Tuesday, November 15, 2011
RUNNING OUT OF TIME
The sense of time passing changes. I remember when a day seemed so long -- so many, many things that were going to happen, things I was waiting for, endless waiting for a friend to arrive, for a walk, for hop-scotch on a sparkling sidewalk, a trip, for a game to begin or end, waiting to eat, rest, put away my toys.
I remember when time was a school day, stuff to learn, memorize, study, draw -- crayons, chalk, scissors, colored paper, glue, and homework. And tests -- tests, tests, tests -- blighting my life, hovering over me.
Then came the time when I was getting nice looking -- time was time to scrub away blackheads, shampoo time, time to check in the mirror, time to try different cosmetics, and my period -- oh dear -- was Aunt Jane going to arrive? (The euphemism, back then, was "Aunt Jane" or "the curse.")
And then came the "time" for dates. A second later it was time for getting married. Wasn't I too young? Did I need legal permission to say the vows? Were vows important? Oh my --I thought, at age 18, "I am running out of time -- if I'm going to be famous, I have to make it, do it, become something extraordinary now."
I was running around a racetrack, the clock. And its numbers -- 12, 1, 2, 3, 4, 5, 6, 7, 8 9 10 11 12 knelled the hour, the date, the day of the week, the week of a month, the changing seasons, the year.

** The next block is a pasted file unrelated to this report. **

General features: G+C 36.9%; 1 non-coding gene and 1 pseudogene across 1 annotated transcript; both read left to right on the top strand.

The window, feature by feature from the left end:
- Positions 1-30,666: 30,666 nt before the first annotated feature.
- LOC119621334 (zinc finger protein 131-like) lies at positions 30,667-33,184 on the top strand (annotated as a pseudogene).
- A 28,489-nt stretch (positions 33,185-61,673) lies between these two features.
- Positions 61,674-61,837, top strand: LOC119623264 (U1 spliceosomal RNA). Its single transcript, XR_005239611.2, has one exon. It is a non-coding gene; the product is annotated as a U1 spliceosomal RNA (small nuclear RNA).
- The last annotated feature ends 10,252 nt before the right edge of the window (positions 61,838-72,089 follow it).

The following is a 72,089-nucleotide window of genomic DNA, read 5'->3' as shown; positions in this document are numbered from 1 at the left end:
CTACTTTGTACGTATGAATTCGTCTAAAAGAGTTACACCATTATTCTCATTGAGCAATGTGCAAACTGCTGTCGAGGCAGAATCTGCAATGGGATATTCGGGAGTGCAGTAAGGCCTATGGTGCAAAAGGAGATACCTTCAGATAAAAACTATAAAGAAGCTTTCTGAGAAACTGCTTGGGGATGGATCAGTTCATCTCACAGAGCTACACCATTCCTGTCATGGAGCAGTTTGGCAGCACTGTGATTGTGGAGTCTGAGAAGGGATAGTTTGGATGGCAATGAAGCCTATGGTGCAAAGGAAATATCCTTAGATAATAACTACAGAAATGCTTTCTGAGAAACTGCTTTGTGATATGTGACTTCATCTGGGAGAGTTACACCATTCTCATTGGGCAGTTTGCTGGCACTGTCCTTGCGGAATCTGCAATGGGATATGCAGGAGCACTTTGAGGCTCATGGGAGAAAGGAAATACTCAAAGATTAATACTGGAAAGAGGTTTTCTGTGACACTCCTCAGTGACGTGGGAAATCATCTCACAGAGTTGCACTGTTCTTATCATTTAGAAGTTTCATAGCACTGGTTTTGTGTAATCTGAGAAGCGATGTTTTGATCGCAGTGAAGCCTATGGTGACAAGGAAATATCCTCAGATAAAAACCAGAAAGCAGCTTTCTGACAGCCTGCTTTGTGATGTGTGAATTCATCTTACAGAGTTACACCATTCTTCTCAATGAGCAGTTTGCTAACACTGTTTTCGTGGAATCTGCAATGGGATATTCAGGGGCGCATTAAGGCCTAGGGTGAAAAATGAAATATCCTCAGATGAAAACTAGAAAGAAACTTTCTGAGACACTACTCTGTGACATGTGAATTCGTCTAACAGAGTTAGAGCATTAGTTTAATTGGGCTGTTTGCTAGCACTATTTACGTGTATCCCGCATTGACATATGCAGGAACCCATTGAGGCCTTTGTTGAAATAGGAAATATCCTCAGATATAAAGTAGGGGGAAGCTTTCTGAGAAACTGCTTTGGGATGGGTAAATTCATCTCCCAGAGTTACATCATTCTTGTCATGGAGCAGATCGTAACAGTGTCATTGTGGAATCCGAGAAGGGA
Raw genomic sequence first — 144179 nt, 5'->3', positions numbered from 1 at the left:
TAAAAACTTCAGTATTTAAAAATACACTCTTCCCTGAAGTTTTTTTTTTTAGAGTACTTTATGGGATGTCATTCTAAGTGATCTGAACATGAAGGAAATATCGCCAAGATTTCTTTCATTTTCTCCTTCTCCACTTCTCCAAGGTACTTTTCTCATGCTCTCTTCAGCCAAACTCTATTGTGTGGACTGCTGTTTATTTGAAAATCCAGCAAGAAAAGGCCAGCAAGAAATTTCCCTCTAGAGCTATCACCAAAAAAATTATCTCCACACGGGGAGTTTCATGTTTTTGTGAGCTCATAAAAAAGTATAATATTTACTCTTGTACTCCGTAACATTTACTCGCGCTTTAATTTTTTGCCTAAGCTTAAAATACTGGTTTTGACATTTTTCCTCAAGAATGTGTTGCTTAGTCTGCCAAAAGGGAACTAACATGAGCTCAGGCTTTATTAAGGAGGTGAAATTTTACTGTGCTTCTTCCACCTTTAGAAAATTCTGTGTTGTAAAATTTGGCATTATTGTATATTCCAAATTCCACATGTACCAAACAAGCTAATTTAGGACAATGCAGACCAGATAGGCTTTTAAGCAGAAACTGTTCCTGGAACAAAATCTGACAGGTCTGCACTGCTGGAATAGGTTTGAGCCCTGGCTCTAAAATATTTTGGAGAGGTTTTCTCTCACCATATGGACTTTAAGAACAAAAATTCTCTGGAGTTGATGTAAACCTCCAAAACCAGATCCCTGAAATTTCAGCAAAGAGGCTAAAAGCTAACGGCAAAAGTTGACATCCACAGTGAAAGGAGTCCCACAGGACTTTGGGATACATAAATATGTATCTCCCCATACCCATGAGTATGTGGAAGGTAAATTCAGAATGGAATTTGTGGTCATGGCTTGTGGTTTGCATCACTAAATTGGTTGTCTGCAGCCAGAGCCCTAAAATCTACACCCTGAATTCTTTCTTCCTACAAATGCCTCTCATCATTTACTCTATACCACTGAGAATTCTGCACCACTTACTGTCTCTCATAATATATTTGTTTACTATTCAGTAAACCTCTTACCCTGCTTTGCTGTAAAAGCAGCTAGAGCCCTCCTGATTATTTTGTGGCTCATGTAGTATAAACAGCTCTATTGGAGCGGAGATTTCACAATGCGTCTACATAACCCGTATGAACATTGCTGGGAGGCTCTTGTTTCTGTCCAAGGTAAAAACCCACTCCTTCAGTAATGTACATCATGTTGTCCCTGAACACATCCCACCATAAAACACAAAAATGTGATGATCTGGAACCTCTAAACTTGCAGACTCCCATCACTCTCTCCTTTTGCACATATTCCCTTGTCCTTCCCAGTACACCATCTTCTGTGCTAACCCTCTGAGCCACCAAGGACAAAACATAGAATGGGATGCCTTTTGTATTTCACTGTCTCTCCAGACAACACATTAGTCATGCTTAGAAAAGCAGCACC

Twenty-five -- I dreaded that birthday, thinking "I'm old." thinking, "No I'm not." Thinking "better hurry, you'll be twenty-six in a minute."
I knew I wasn't old, but I knew I better look out or I was going to turn into one of those older girls, who weren't girls -- they were women, committed to some career that I knew wasn't really what they had in mind when they were children. But wasn't that life? You had to conquer what you wanted to get, and get it while it was still within reach, or it was gone, gone.
Thirty -- bad day at "black rock." I didn't want to climb over the rock and ever be 31, or horrors, 35. I read biographies of older women and men who managed to be successful after 35. Time was an hour glass, filled with colored sand. trickling down, running out of the top awfully fast, and the sand wasn't really sparkling, like sidewalks used to be. The sidewalks I hurried along didn't sparkle when I was rushing from morning dance class to a rehearsal, to see an agent, to discuss publicity photos, racing to another class. (In your thirties you know that the sparkling flecks in the cement sidewalks are an illusion created by the sun.)
Faster and faster I went -- went to a shrink to learn how to slow down, enjoy the present. Oh dear -- he fell in love with me and turned patient Em into the doctor who had to "cure" herself, and him.
And hold onto what I knew was the essence -- to do something, be something that no one else was, and be famous. In books? I was already in some books. Be great? I wasn't great, but I was exceptional. Be successful? I was more successful than most people I knew but what was successful? Who would I, could I be other than me?
Hurry, hurry, I thought, when I found myself weeping for things I lost -- love lost -- chances lost -- dreams that vanished.
I learned how to create time by being super efficient, remembering things, making lists, planning, organizing, hiring help, buying time.
I woke this morning as an older woman, and thought I am not running out of time. I have more than enough time to do whatever I decide to do.